January 2013 Issue
National Ocean Policy Creates More Red Tape, Hurts Economy
Chairman, U.S. House Natural Resources Committee
The oceans are an integral part of the U.S. economy, supporting millions of jobs throughout the country. It is important to protect and properly manage the oceans through a balanced, multiuse approach that recognizes the need for both environmental stewardship and responsible use of resources. Unfortunately, President Barack Obama has imposed new regulations that counter this balanced approached to ocean management.
The administration's National Ocean Policy creates a massive new federal bureaucracy with unprecedented control over our oceans, Great Lakes, rivers and watersheds that could negatively impact nearly every sector of the U.S. economy in significant ways.
President Obama enacted the National Ocean Policy by issuing an executive order, meaning this drastic change in ocean management was done without Congressional authorization. To date, no bill has passed the U.S. House of Representatives to implement similar far-reaching ocean policies.
The executive order creates a web of bureaucracy that includes dozens of new policies, councils, committees, planning bodies, priority objectives, action plans, national goals and guiding principles. Rather than streamline federal management, the president's initiative will instead add layers of new red tape and create a top-down approach.
For example, federally-controlled regional planning bodies will be tasked with creating zoning plans for each region without input or representation from local stakeholders or affected industries. All relevant federal agencies, states and regulated communities will be bound by the plans, which will be used to make decisions on regional permitting activities.
Job and Economic Impacts
Although marketed as a common-sense plan to develop and protect our oceans, the National Ocean Policy will inflict economic harm and uncertainty on America's job creators. Imposing mandatory ocean zoning could place huge portions of our oceans and coasts off-limits, curtailing energy development, commercial fishing and recreational activities.
The reach of the policy goes beyond the oceans. It gives the regional planning bodies authority to regulate as far inland as necessary. This could impact all activities occurring on lands adjacent to rivers, tributaries or watersheds that drain into the ocean.
A multitude of industries could be affected, including agriculture, fishing, construction, manufacturing, mining, oil and natural gas, and renewable energy. These industries support tens of millions of jobs and contribute trillions of dollars to the U.S. economy.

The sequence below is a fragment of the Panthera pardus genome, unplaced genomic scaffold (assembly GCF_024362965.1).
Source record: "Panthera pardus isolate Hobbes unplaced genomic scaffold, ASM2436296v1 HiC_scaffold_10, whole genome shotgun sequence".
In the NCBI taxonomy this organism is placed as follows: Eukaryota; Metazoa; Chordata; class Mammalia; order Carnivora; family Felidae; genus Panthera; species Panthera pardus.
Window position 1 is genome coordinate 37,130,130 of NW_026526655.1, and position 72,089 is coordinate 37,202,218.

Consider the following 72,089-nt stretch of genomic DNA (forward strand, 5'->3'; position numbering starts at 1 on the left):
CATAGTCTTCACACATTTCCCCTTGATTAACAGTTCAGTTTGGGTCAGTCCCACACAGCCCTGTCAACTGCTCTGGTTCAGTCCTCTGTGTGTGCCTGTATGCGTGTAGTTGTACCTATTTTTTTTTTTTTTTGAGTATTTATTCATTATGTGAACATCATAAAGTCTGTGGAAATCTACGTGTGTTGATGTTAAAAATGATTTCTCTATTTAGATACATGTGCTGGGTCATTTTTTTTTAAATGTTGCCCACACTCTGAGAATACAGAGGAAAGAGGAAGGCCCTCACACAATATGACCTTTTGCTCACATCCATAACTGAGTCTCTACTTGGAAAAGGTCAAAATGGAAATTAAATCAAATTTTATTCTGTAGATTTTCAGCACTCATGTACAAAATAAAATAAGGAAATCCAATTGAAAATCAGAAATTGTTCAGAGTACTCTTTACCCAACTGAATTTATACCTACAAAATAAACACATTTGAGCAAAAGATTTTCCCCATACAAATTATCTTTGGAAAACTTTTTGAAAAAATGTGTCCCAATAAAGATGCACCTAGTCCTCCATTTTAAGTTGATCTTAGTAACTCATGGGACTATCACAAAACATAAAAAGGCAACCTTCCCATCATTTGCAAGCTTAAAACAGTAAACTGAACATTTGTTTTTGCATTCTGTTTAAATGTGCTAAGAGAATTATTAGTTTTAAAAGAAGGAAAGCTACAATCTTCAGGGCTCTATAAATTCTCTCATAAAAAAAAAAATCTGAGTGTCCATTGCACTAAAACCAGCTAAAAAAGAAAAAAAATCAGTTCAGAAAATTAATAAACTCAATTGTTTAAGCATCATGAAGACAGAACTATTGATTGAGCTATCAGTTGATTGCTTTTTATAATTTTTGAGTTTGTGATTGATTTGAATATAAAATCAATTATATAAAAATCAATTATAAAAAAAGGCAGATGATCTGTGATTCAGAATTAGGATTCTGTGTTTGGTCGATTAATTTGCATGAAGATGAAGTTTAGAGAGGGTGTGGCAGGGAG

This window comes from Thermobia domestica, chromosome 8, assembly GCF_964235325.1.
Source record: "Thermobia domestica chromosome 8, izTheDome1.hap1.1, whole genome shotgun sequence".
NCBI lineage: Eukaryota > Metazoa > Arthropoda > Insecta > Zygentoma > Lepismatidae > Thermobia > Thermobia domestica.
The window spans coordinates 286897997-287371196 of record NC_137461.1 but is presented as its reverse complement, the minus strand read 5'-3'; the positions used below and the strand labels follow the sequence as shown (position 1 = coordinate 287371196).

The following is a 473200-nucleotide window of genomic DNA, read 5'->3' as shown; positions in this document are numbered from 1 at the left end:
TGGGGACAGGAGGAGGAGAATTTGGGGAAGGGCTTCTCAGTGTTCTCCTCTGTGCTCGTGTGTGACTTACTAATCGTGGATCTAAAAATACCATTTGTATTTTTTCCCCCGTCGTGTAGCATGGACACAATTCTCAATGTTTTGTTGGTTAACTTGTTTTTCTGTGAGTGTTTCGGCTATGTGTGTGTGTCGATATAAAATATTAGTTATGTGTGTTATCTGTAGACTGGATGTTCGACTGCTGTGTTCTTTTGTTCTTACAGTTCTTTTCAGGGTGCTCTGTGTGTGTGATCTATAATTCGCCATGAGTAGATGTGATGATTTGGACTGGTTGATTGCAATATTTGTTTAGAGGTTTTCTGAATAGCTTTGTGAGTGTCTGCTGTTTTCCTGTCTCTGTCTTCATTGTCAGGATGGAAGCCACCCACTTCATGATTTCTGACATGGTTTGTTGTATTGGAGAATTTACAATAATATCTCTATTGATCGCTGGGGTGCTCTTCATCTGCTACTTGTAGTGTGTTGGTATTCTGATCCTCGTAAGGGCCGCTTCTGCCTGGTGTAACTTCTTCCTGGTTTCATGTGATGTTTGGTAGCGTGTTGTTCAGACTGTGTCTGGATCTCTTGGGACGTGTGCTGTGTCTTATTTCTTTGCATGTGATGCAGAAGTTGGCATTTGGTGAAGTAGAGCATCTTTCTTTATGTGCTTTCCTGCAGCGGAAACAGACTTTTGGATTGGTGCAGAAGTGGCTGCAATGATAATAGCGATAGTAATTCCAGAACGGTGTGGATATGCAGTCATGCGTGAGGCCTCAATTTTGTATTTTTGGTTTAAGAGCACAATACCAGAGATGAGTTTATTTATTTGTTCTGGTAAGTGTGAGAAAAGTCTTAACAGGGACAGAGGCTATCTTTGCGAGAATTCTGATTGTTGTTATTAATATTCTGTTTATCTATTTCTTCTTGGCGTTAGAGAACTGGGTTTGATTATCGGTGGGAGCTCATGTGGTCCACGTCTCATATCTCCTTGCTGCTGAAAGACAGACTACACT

The policy also involves vague and undefined objectives that would create uncertainty for businesses and job creators, and open the floodgates for litigation. According to testimony received by the House Natural Resources Committee, this uncertainty will likely increase costs to private landowners and businesses, cause companies to cut back on investment and job creation, and limit American energy production both on- and offshore.
It is also unclear how much this initiative will cost taxpayers, how it is being funded and if it will take money away from existing agency budgets at a time when budgets are already being cut.
The House Natural Resources Committee held a series of oversight hearings to better understand the policy, but the Obama administration has failed to answer questions on the funding for this initiative, the breadth of its reach and the impact it will have on jobs, the economy and energy security.
This led to a bipartisan vote of the House in May to pause funding for the president's initiative until its job and economic impacts are known. This effort was supported by more than 80 organizations, including the U.S. Chamber of Commerce, American Farm Bureau Federation, National Association of Homebuilders, American Forest & Paper Association and National Fisheries Institute.
The House Natural Resources Committee will continue conducting oversight on the implementation and impacts of the National Ocean Policy.
The administration can and should require executive agencies to work in a more coordinated manner, share information and reduce duplication. However, the initiative goes far beyond this common ground. Instead of the administration's top-down approach that imposes new bureaucratic restrictions and costs jobs, the U.S. needs a balanced policy to take into account local, regional and national interests to ensure the responsible and sensible use of our oceans.
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